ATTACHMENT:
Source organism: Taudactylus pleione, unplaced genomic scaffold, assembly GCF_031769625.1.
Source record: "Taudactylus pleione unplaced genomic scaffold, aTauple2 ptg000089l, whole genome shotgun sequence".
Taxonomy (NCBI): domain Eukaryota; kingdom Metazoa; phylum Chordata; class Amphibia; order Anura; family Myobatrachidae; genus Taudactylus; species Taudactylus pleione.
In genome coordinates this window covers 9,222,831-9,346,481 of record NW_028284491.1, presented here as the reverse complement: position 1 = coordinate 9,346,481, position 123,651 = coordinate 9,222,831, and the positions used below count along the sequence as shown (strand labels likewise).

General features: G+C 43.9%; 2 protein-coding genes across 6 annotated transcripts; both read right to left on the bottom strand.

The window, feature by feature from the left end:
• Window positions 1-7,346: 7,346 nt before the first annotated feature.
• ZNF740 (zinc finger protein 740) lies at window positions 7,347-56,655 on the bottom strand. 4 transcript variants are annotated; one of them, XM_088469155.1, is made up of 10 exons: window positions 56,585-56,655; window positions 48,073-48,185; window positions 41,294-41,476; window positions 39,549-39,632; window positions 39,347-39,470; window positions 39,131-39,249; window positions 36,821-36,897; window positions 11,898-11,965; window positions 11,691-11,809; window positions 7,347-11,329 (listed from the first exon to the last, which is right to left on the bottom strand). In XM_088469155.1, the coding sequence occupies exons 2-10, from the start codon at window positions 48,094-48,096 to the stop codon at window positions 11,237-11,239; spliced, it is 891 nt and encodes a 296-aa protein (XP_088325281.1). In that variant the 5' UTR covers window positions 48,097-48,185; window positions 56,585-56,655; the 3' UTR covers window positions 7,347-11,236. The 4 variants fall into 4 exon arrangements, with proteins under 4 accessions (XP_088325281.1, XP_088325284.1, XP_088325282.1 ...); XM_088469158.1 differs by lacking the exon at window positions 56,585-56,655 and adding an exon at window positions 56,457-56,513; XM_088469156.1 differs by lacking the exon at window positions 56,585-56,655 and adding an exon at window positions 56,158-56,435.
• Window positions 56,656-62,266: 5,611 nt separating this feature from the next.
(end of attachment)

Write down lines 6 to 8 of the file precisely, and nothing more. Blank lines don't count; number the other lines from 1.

The window, feature by feature from the left end:
• Window positions 1-7,346: 7,346 nt before the first annotated feature.
• ZNF740 (zinc finger protein 740) lies at window positions 7,347-56,655 on the bottom strand. 4 transcript variants are annotated; one of them, XM_088469155.1, is made up of 10 exons: window positions 56,585-56,655; window positions 48,073-48,185; window positions 41,294-41,476; window positions 39,549-39,632; window positions 39,347-39,470; window positions 39,131-39,249; window positions 36,821-36,897; window positions 11,898-11,965; window positions 11,691-11,809; window positions 7,347-11,329 (listed from the first exon to the last, which is right to left on the bottom strand). In XM_088469155.1, the coding sequence occupies exons 2-10, from the start codon at window positions 48,094-48,096 to the stop codon at window positions 11,237-11,239; spliced, it is 891 nt and encodes a 296-aa protein (XP_088325281.1). In that variant the 5' UTR covers window positions 48,097-48,185; window positions 56,585-56,655; the 3' UTR covers window positions 7,347-11,236. The 4 variants fall into 4 exon arrangements, with proteins under 4 accessions (XP_088325281.1, XP_088325284.1, XP_088325282.1 ...); XM_088469158.1 differs by lacking the exon at window positions 56,585-56,655 and adding an exon at window positions 56,457-56,513; XM_088469156.1 differs by lacking the exon at window positions 56,585-56,655 and adding an exon at window positions 56,158-56,435.